The good news is, the core of the Detroit roster remains intact, which means more high-quality pitching in 2007. Verlander and Zumaya are budding stars, and Jeremy Bonderman just turned 24. Rogers and Jones are signed for another year, and Mike Maroth will be back from elbow surgery. Detroit also has several impressive prospects -- including hard-throwing Humberto Sanchez and No. 1 draft pick Andrew Miller -- in the pipeline.
The only free agents of note are lefty specialist Jamie Walker and first baseman Sean Casey, who was a force in the World Series with a .529 batting average. Casey made it plain after Friday's loss that he would like to remain in Detroit.
"This has been the best three months of my career, being here with the Detroit Tigers and being part of this team," Casey said. "It's a special bunch of guys and a special organization."
Casey could have used more help against St. Louis. Magglio Ordonez, who hit the walkoff homer against Oakland to clinch the American League pennant, went 2-for-19 against the Cardinals and had way too many throwaway at-bats. He was the quintessential nonentity.
"What can you do -- kill yourself? It's over. If I would have gone 20-for-20 ... it's not a big deal, man. I wanted to win and get a base hit, but more important, we're not here for me to have a great year. It's to win."
-- Tigers second baseman Placido Polanco
Placido Polanco, the ALCS Most Valuable Player, went hitless in 17 at-bats and was robbed twice of hits by his best friend, Albert Pujols. His postgame mood ranged from philosophical to slightly peevish.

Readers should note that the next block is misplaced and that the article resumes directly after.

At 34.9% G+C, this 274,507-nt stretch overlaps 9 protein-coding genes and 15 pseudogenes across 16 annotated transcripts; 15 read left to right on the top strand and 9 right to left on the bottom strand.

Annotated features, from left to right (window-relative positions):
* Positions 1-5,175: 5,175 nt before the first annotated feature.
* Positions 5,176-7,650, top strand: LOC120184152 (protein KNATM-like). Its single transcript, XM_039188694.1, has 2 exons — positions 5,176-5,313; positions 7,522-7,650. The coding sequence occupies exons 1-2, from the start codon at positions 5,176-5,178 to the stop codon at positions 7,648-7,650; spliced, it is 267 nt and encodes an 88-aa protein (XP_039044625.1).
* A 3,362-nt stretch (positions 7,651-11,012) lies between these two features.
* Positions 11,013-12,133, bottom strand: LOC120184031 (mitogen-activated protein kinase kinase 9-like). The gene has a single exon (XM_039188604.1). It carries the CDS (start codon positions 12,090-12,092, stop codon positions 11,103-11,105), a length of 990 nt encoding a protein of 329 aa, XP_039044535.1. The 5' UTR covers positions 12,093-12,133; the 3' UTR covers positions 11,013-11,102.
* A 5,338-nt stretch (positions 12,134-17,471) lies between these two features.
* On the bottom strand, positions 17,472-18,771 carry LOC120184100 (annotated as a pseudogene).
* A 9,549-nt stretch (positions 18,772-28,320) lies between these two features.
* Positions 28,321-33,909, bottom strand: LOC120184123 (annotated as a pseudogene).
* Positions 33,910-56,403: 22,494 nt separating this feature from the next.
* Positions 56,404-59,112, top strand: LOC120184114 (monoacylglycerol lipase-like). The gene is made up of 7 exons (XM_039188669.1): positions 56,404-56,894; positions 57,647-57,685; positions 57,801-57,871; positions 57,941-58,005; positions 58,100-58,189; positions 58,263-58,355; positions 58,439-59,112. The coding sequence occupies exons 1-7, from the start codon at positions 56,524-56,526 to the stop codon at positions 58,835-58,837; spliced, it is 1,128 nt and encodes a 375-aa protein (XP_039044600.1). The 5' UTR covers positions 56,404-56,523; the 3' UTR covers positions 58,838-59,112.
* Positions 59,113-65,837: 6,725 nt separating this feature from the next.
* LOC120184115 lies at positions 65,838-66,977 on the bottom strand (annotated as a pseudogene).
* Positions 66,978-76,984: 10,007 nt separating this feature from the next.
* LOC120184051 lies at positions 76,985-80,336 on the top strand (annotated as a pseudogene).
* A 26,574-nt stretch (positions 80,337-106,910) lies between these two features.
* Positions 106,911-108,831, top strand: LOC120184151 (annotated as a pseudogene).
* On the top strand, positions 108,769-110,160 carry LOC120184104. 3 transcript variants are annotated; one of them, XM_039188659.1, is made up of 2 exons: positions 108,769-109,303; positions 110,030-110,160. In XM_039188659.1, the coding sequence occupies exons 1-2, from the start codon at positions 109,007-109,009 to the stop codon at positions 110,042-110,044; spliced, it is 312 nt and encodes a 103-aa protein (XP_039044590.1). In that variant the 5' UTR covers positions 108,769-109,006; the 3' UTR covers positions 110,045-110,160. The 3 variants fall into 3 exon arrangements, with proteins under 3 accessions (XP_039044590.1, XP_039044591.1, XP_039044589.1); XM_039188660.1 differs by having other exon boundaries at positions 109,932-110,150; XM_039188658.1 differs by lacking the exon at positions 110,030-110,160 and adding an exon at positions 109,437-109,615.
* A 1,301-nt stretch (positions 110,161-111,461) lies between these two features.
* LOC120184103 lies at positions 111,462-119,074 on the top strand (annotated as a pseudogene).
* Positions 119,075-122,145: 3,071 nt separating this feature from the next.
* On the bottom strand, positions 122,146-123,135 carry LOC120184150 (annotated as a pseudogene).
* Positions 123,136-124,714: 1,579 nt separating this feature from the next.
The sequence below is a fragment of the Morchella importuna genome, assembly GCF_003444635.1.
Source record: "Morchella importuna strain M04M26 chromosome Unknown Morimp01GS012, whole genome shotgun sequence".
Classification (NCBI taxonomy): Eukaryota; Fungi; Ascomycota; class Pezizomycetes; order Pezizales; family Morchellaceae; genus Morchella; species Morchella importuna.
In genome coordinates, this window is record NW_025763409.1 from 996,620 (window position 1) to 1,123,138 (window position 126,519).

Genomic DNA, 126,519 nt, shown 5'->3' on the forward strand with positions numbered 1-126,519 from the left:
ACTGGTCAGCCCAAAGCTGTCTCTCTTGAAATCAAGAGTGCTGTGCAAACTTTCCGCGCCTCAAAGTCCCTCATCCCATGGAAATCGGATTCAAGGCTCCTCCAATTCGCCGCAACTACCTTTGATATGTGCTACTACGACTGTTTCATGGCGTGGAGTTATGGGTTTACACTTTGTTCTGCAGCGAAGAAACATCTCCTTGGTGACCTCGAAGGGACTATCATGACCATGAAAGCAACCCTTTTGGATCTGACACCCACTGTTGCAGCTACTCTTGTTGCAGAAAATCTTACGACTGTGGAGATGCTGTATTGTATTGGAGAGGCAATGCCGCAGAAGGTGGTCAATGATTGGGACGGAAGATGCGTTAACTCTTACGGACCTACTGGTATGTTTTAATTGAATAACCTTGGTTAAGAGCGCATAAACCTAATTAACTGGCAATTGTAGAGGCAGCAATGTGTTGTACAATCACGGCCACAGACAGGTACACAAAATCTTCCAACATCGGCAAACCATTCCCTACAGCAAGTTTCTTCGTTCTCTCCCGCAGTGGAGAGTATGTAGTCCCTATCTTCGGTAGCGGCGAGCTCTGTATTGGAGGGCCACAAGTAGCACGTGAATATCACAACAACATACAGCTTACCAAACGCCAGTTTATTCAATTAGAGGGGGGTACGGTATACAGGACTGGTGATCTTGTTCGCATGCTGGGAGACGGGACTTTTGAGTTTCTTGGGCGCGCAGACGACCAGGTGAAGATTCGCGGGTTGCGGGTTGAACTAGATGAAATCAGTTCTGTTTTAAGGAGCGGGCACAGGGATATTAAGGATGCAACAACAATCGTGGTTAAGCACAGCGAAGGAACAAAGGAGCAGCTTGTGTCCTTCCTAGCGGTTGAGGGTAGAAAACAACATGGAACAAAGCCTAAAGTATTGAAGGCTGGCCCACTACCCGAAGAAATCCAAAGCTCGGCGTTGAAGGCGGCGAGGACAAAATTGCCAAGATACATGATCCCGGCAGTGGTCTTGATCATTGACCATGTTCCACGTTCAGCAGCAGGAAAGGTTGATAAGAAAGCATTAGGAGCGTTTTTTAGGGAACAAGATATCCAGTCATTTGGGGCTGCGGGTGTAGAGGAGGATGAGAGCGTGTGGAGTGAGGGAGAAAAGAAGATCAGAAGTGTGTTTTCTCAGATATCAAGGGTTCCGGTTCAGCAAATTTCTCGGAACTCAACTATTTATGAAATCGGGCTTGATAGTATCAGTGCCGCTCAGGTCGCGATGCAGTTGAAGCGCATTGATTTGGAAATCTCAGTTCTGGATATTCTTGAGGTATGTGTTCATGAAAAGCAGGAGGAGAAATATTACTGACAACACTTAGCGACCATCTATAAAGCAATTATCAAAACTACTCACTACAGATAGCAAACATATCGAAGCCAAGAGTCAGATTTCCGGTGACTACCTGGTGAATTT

"Think about it for a second," Polanco said. "What can you do -- kill yourself? It's over. If I would have gone 20-for-20 ... it's not a big deal, man. I wanted to win and get a base hit, but more important, we're not here for me to have a great year. It's to win."
Maybe the Tigers lost their karma or their edge with a six-day layoff after the Oakland series. Or perhaps they just found their true level in the end. This was a team that began the season 76-36, then slogged its way to a 19-31 record the rest of the way.
The Tigers had their flaws -- most notably, a lack of patience and run-manufacturing ability at the plate -- and they simply didn't hit enough against the Cardinals to overcome their defensive lapses.
"You make your bed, and you lay in it," Jones said. "When you play like we did, it's probably a little easier to get over than if somebody gives up a walkoff home run in the seventh game, or you have a Bill Buckner-type situation."
Minnesota fell apart against Oakland, Oakland unraveled against Detroit, and the Tigers turned into a slapstick routine in cleats against St. Louis. As much as people will focus on Detroit losing to a club that won a mere 83 regular-season games, Jones doesn't think it's such a great mystery.
"It's actually pretty simple," he said. "If you don't make plays, you're going to lose, whether you're playing Little League teams or the junior varsity or the Yankees."
No one understands the importance of doing the little things better than Jim Leyland. And now he has all winter to find a solution.